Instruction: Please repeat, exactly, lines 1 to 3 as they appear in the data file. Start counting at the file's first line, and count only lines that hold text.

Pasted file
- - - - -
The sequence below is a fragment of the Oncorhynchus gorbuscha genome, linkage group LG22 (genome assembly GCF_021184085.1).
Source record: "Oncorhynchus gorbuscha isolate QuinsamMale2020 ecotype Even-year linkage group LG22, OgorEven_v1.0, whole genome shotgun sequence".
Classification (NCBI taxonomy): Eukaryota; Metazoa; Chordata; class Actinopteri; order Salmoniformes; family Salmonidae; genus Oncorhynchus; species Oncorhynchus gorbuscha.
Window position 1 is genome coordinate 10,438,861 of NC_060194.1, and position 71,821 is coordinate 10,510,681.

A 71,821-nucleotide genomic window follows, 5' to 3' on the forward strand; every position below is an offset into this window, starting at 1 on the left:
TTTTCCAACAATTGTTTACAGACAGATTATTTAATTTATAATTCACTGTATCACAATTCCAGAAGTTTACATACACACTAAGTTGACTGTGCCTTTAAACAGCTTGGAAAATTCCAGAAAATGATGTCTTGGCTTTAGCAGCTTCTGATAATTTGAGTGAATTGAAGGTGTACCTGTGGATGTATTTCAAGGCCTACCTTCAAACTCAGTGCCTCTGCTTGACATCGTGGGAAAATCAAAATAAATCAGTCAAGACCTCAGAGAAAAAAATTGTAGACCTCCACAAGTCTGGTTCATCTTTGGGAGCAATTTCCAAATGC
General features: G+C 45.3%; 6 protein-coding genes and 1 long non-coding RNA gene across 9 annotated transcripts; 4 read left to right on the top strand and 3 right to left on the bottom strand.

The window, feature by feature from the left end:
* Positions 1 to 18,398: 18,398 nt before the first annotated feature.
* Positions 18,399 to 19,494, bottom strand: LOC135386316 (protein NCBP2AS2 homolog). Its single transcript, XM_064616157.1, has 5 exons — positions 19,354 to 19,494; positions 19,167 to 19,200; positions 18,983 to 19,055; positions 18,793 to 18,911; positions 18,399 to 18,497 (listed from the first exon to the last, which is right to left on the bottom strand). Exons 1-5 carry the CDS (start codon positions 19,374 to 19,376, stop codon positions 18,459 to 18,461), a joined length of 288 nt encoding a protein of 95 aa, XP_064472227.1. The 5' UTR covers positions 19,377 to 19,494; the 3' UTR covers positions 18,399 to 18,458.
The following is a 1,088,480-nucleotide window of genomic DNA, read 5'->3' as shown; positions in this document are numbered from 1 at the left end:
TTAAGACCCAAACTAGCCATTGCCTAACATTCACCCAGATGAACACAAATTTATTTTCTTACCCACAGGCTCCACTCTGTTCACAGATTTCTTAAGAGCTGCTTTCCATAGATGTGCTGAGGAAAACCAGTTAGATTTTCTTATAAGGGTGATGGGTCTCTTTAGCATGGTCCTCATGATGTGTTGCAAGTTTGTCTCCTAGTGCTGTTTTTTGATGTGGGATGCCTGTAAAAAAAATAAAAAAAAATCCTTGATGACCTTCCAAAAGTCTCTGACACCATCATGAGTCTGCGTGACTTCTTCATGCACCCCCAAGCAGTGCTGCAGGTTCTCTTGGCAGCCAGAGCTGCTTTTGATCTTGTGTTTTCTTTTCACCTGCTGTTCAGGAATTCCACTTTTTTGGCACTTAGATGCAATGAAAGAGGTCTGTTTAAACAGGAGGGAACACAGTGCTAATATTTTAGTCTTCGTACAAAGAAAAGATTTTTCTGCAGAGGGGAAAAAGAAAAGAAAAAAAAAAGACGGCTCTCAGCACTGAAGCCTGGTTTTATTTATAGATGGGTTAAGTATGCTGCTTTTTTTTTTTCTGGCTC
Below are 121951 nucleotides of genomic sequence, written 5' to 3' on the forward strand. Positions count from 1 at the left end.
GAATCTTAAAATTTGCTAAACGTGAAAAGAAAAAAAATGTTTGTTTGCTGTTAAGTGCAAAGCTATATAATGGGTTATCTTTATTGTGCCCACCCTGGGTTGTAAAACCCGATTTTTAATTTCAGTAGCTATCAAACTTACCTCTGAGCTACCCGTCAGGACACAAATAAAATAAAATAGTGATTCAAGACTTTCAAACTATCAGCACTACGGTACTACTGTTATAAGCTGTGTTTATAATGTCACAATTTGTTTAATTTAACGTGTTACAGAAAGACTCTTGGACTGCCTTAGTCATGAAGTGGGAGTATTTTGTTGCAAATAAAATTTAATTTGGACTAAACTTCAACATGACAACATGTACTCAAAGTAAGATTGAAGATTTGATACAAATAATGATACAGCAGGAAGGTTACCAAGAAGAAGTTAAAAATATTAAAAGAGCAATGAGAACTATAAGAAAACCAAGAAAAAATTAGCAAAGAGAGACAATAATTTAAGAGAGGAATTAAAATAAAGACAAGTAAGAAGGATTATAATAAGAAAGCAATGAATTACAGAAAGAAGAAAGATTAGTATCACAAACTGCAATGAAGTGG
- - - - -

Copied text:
The sequence below is a fragment of the Oncorhynchus gorbuscha genome, linkage group LG22 (genome assembly GCF_021184085.1).
Source record: "Oncorhynchus gorbuscha isolate QuinsamMale2020 ecotype Even-year linkage group LG22, OgorEven_v1.0, whole genome shotgun sequence".
Classification (NCBI taxonomy): Eukaryota; Metazoa; Chordata; class Actinopteri; order Salmoniformes; family Salmonidae; genus Oncorhynchus; species Oncorhynchus gorbuscha.